Fainting (syncope) and near-syncope

Overview: Fainting, also known as syncope, is the temporary and sudden loss of consciousness. 



Syncope (pronounced "sin-ko-pea") is caused by low oxygen levels (hypoxia) in your brain. Pre- or near-syncope is just what it sounds like: a person feels as if they are going to faint, but does not lose consciousness.

There are a number of things that can cause this. Not all of them have to do with your heart. But fainting is never a good thing, and neither is nearly fainting. Even if it isn't caused by something terribly dangerous, you can certainly hurt yourself fainting. And since usually you can't be sure what the cause is, and some of the causes are serious, you should always take it seriously!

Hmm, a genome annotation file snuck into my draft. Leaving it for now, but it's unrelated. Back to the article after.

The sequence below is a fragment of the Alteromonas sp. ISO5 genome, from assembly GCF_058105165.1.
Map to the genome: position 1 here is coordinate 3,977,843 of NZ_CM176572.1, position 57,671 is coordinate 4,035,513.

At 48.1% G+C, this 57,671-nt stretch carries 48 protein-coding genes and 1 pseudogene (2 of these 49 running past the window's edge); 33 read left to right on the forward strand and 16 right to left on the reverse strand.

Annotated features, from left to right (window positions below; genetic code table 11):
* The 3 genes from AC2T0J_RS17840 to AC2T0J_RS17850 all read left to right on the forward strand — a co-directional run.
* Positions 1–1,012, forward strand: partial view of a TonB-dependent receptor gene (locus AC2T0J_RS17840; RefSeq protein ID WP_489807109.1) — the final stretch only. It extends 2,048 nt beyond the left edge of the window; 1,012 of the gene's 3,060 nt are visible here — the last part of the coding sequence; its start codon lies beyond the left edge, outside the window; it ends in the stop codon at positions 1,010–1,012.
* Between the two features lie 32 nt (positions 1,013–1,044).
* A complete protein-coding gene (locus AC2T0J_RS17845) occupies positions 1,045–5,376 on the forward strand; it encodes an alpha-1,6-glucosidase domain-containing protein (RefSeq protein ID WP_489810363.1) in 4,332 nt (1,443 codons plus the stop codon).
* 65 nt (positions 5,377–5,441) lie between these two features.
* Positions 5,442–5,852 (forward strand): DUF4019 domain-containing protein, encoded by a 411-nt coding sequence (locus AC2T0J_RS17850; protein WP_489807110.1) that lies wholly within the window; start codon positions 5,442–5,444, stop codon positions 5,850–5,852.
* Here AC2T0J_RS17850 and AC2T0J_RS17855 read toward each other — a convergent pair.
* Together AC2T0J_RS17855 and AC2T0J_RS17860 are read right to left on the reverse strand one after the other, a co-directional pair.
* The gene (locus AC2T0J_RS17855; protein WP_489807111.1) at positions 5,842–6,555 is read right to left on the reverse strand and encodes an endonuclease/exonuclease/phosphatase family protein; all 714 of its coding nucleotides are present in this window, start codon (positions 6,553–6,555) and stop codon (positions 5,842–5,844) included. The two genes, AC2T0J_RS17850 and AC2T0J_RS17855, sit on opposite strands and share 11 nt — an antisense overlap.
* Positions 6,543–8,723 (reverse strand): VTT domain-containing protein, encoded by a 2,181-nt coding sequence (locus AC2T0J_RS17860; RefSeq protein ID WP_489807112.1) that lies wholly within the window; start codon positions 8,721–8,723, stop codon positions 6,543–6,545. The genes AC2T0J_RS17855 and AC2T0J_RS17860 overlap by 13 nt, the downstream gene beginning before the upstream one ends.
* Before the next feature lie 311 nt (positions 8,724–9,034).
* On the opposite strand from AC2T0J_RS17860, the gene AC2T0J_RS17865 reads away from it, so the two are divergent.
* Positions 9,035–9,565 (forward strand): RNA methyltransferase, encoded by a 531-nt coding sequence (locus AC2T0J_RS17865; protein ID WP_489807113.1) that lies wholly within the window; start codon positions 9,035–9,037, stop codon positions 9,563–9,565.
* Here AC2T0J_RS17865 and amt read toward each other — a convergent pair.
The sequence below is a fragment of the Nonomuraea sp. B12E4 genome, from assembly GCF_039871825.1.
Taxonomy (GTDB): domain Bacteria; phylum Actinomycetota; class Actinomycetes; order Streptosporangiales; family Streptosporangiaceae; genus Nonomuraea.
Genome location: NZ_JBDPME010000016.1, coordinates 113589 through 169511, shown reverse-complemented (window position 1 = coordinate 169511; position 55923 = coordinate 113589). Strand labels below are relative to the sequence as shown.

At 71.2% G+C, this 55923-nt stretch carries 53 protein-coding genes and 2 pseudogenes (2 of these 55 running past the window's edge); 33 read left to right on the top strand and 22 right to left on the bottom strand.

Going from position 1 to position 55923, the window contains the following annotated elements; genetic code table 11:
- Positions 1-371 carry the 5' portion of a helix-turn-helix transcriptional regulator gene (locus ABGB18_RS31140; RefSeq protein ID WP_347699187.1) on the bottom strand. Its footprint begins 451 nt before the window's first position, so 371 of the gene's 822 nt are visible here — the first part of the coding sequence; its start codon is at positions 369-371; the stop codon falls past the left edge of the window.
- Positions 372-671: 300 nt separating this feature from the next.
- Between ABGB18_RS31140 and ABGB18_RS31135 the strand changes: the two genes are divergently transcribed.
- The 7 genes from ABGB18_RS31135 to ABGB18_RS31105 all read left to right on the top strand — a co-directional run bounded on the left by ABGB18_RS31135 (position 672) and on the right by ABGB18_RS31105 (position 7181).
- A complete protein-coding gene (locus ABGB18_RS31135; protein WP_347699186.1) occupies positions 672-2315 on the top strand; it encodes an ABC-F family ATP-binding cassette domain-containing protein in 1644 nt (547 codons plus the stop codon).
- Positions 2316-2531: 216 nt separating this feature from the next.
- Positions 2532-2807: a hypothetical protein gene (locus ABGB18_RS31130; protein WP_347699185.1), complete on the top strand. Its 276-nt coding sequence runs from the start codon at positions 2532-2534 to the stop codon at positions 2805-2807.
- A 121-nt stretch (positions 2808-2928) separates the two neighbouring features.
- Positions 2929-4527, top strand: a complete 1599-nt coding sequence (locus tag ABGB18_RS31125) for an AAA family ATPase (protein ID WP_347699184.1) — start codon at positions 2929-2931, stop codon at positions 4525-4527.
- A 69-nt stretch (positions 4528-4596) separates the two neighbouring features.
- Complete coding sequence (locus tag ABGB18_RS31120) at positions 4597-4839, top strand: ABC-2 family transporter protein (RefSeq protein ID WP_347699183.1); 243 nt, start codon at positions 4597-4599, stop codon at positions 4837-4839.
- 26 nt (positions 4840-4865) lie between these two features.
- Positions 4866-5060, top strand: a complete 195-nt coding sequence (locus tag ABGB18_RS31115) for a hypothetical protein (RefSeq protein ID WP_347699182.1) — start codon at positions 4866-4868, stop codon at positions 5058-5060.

Kidd, Stephen K., Christopher Doughty, and Samuel Z. Goldhaber. "Syncope (fainting)." Circulation 133, no. 16 (2016): e600-e602.


HCMA 6/2021

A middle aged business woman is fainted and fallen on floor. Her friends help her and their are shocking. The business woman gets stressed from her work. She faints at the city while goes to office.